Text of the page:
Cutting circular paper gaskets

Discussion in 'Hints & Tips' started by picklesquirt, Apr 18, 2011.

  1. picklesquirt

    picklesquirt Member

    Evening all
    I've discovered a new ( well new to me ) tool today. Perhaps its common knowledge but I'll share it anyway.
    Been cutting new paper gaskets for the Petter crankcase, mentioned it to a friend yesterday and he offered to loan me a paper cutting blade that fits into the end of a drawing compass. It loks like a very small arrow head with sharpened edges and has a stem the size of a pencil lead. With it fitted into the end of a stout spring bow compass it makes easy work of cutting out the O.D and the I.D then mde a punch and die for the stud holes. Gives a very pleasing result overall. You have to go over it severall times with hard gasket paper. You also need a magnifying glass to sharpen it on an oil stone.
    Tell me you have being doing this for years?
    Cheers for now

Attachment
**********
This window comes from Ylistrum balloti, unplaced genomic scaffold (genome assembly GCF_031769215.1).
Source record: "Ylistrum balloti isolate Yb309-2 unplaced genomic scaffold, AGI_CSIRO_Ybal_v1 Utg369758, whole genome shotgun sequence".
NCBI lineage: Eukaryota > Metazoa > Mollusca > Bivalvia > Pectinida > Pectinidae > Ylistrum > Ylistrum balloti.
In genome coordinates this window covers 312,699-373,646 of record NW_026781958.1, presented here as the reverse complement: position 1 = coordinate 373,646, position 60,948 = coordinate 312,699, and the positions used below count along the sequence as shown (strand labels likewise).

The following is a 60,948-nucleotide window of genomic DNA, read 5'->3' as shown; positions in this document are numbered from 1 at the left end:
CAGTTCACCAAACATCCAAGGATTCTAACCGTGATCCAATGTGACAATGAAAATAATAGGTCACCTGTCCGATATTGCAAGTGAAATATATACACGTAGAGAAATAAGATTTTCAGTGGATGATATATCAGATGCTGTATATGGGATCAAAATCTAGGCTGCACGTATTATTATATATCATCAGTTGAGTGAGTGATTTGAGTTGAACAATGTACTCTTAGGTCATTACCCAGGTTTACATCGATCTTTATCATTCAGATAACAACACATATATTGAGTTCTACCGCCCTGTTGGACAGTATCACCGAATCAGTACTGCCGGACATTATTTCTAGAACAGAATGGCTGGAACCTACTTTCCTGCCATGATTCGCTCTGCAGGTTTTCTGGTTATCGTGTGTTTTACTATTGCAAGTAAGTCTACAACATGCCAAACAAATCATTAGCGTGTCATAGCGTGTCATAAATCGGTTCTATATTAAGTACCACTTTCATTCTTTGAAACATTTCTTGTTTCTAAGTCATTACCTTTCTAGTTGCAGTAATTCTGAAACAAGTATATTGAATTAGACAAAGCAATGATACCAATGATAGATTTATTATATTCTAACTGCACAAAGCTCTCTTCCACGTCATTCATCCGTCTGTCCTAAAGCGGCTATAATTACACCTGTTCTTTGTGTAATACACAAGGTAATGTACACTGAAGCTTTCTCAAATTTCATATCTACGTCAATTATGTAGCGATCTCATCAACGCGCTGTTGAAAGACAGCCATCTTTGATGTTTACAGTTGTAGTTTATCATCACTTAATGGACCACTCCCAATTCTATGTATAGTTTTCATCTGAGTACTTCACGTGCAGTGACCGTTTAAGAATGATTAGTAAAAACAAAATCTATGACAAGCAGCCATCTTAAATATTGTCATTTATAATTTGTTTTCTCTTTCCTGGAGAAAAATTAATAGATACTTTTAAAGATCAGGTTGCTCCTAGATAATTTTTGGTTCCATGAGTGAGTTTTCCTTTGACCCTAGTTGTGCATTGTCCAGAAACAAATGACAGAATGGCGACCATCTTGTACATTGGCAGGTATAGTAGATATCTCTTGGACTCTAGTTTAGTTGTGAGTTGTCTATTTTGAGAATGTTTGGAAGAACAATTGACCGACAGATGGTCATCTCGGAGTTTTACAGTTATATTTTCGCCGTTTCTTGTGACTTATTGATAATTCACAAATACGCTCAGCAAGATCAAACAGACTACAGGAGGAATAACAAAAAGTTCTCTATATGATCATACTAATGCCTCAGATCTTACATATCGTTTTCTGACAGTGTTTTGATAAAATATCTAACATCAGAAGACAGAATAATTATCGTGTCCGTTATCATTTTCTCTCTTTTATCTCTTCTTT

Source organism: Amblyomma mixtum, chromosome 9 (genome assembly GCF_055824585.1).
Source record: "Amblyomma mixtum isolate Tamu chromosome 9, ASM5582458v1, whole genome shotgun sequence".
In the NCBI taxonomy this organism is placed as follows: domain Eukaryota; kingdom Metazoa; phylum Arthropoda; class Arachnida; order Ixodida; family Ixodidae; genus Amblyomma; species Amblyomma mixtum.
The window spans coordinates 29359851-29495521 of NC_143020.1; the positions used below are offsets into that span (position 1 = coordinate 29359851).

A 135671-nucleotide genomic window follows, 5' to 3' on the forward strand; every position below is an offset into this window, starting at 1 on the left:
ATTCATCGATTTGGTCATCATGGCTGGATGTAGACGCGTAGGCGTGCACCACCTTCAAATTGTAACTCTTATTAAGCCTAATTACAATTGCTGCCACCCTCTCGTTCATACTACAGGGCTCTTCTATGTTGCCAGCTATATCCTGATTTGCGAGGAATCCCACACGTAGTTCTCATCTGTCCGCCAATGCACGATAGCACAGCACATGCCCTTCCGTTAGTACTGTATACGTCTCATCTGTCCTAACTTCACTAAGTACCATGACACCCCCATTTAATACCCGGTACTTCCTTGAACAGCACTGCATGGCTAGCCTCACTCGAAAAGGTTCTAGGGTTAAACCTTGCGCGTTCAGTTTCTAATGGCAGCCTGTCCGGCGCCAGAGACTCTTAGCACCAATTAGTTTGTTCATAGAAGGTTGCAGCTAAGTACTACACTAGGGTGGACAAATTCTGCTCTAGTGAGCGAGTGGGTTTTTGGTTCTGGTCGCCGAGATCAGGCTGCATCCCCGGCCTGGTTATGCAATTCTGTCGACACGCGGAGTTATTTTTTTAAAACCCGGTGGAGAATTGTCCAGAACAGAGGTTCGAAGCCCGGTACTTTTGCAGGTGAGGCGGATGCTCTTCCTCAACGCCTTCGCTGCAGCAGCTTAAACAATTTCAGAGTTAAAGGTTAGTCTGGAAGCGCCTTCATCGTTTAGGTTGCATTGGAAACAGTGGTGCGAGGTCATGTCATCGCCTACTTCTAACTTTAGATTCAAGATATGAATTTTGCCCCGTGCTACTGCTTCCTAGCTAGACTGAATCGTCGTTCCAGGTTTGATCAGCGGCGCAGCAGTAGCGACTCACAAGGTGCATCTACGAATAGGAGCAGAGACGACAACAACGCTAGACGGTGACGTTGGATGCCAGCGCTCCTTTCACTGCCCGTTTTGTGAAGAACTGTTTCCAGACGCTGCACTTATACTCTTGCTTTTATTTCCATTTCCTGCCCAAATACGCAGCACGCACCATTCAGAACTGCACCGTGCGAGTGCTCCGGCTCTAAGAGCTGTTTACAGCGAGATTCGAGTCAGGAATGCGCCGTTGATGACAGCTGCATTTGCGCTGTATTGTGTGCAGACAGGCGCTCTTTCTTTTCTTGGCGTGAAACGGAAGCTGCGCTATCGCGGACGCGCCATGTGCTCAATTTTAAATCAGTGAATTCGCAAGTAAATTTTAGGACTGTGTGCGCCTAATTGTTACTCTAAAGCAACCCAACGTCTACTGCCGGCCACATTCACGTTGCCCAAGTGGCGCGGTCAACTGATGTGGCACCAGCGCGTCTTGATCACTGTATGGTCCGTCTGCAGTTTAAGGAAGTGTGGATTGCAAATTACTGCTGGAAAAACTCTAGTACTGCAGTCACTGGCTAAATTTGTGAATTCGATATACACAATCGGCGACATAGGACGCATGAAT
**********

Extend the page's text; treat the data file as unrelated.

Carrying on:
2. Victoria

    Victoria Member

    Correct, have been doing that for years - but using a pair of engineers' dividers with one leg ground to a blade. In fact I have never considered any other way to give as good a result.
  3. campingstoveman

    campingstoveman Active Member


    My Grandfather showed me your trick years ago and I've used it ever since, keep the blade sharp and it will cut anything, even thin brass or steel shim.

    Martin P
  4. martinpaff

    martinpaff Member

    I made a simple trepanning tool, which carries a scalpel blade and cuts beautiful circles. There is a lot of simple pleasure to be had from nicely made gaskets! (...or maybe it's just me!)

  5. petternut

    petternut Administrator

    You are not alone (with a Strand :)

  6. FDEO

    FDEO New Member

    When I was under training, we used Trammels. A pair of Trammel heads clamped on to a suitably sized wooden or steel beam. One had a point and the other a cutter. Quite suitable for cutting pipe joints several feet in diameter. I see that a small set is still in the Axminster catalogue, suitable for fixing onto a steel rule.

    For thinner joints I still think that scissors give that handcrafted finish!

  7. David Lacey

    David Lacey New Member

    I got my very skilled wife to cut me some nice circles from gasket paper for my oilers on one of my engines - and a fab job she did too!

    But, yes, this method does seem rather better!

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